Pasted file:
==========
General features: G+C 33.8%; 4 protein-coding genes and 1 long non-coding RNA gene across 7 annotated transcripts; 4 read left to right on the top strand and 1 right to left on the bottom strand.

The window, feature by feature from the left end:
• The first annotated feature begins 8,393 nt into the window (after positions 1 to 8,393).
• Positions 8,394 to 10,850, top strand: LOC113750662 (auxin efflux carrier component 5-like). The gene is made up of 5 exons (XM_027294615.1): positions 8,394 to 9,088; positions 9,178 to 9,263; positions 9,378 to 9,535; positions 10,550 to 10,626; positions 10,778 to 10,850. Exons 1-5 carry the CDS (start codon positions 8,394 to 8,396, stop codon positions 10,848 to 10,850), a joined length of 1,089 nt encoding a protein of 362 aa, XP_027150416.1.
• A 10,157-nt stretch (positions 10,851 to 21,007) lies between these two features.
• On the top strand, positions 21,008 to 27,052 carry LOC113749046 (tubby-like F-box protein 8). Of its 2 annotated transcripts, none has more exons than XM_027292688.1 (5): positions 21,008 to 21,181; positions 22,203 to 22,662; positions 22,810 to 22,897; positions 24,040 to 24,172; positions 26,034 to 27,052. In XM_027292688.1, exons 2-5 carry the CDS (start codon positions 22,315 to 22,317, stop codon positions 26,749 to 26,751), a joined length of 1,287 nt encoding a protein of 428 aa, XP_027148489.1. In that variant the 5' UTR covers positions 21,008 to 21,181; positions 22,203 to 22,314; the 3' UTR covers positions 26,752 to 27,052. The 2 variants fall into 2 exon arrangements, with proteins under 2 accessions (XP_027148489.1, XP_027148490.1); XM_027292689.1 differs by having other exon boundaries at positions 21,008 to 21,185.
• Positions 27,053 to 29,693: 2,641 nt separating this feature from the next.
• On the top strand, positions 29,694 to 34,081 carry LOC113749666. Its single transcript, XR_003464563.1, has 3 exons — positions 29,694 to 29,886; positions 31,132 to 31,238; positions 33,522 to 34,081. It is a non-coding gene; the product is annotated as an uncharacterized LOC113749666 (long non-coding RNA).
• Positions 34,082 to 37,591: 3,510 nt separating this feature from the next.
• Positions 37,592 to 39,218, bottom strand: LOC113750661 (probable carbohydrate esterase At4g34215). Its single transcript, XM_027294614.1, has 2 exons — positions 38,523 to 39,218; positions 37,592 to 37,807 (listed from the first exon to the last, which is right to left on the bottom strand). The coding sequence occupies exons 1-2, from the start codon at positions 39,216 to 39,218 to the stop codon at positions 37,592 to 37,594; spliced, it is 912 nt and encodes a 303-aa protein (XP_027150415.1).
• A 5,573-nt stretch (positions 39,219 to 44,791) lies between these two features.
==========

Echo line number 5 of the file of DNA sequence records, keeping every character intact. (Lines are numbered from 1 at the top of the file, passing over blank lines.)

• A 10,157-nt stretch (positions 10,851 to 21,007) lies between these two features.